Ray Bradbury’s short story “All Summer in a Day” kept coming back to me as I beheld the ecstasy of children on a March morning at Disneyland. I was there to participate in the birthday experience of a good friend (Southern California residents can go online and claim a free ticket on their birthdays.). We five grown-ups ventured forth, sufficiently caffeinated, expecting rain (The skies were a clear perfect blue.).

For all of the crass merchandising, for all the evils an adult brain acknowledges in this bizarre institution, the energy of thousands of children and memories from one’s own childhood (the first trip to the Haunted Mansion, which has all the magic of Christmas the first time one rolls through it) can lift the silly to the sublime. The spirit of the Peter Pan ride, the rush of Space Mountain, the funk and grittiness of Star Tours (which erases the last three Star Wars movies from memory) have a “Kick the Can” effect.

Rod Serling understood well the yearning which draws us to Disneyland: a yearning the park’s architects sought to satisfy with an attention to detail, a craftsmanship, equal to that of Disney’s greatest films.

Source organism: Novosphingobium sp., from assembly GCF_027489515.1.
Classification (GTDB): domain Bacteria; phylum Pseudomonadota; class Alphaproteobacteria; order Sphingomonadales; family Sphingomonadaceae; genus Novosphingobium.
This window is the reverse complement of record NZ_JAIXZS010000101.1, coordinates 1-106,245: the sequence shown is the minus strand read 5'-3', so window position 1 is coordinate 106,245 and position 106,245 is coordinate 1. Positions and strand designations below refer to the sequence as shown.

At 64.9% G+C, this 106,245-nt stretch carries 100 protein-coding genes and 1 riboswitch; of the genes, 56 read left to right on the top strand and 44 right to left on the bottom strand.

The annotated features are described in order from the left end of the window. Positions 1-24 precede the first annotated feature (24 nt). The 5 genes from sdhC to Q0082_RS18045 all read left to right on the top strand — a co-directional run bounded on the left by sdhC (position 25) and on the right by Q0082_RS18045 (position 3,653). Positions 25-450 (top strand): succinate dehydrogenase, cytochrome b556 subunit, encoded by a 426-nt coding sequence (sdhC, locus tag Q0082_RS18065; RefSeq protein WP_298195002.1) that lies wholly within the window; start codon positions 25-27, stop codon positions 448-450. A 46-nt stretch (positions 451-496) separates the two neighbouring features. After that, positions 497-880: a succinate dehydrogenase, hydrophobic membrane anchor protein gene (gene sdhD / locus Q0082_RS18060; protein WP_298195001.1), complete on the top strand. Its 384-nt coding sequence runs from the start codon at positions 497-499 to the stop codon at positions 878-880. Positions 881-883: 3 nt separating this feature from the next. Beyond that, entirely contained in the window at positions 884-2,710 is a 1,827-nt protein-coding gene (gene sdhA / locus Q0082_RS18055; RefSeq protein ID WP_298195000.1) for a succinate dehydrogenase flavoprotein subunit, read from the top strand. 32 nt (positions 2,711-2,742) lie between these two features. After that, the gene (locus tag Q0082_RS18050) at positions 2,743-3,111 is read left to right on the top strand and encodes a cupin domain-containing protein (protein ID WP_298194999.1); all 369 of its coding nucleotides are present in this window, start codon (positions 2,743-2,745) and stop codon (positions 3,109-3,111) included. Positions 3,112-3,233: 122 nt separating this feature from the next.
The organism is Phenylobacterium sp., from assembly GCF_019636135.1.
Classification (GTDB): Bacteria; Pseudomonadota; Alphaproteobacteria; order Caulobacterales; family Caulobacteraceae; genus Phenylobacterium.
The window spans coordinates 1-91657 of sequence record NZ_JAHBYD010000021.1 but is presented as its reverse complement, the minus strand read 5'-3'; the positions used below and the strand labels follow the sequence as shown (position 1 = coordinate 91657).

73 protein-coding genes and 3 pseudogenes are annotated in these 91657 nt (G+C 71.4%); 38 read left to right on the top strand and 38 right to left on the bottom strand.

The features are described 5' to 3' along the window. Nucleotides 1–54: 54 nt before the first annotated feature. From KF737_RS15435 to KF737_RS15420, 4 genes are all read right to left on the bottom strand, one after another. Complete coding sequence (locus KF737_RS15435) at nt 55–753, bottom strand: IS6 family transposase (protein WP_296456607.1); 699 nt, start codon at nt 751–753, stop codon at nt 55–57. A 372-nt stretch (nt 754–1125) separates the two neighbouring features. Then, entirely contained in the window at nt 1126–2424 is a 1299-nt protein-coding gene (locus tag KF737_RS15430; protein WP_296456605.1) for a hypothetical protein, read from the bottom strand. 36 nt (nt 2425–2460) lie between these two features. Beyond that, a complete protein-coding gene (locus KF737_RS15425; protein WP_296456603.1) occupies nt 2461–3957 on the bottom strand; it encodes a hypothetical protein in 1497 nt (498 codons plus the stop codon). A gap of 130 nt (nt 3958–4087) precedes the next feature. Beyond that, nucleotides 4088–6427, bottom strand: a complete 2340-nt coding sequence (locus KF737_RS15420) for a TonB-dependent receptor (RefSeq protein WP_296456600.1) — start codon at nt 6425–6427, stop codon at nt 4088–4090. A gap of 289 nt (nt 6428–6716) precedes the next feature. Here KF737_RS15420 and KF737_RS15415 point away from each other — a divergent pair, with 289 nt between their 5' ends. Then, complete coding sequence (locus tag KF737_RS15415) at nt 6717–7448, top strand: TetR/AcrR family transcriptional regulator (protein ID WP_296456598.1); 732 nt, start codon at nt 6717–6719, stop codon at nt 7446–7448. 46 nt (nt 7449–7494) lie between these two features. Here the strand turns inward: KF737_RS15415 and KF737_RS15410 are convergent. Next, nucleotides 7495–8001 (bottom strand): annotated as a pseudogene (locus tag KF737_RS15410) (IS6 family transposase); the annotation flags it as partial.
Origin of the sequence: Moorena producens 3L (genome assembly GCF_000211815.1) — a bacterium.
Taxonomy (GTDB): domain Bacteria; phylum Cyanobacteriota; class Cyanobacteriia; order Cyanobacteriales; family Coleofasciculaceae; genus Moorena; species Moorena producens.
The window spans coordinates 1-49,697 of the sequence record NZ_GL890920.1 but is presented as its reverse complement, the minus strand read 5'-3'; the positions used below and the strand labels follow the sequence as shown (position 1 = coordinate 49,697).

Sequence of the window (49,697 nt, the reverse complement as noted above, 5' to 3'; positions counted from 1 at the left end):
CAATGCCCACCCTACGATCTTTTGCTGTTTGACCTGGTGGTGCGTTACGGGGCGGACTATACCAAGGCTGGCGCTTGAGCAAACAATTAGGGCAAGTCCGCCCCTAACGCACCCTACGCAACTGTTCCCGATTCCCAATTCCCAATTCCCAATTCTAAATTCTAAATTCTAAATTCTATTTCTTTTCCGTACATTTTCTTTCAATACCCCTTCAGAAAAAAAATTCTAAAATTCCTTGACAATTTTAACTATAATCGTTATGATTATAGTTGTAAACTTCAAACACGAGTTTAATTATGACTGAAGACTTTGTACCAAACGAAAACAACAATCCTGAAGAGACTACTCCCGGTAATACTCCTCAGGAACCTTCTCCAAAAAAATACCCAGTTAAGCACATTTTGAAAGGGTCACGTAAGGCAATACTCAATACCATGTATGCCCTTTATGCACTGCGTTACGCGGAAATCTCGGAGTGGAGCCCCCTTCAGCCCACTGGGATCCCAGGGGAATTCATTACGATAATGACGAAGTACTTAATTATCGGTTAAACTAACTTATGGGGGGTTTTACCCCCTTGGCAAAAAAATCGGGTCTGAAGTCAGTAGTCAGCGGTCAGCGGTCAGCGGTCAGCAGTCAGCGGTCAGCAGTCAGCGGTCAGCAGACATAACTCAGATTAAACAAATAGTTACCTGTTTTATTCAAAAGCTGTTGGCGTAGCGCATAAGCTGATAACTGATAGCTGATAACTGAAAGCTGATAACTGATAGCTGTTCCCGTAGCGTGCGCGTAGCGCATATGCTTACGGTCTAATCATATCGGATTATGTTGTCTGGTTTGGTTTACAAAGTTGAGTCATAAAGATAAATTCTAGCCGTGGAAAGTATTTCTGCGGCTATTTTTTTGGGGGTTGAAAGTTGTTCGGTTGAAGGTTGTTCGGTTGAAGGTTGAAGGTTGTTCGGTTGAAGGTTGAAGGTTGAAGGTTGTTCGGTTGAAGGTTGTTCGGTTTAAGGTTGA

That said, Automated Johnny Depp should not intrude in the goings-ons of the Pirates of the Caribbean ride. It’s like coming back and finding product placements penciled into the N.C. Wyeth illustrations of Treasure Island.

While the Lucas crossovers are a complete success (the Indiana Jones ride has more heart and makes more sense than Crystal Skull), Captain Jack Sparrow and Billy Nighy’s Davy Jones do not have the aura the original pirates have obtained after so many years. For them to be shoehorned into a ride, which is a bona fide classic, seems not only wrongheaded but impolite. It’s a question of propriety: something the architects of the ride would have understood.

Disney’s California Food and Wine Festival begins April 24 and runs though June 7. For more information, visit disneyland.disney.go.com.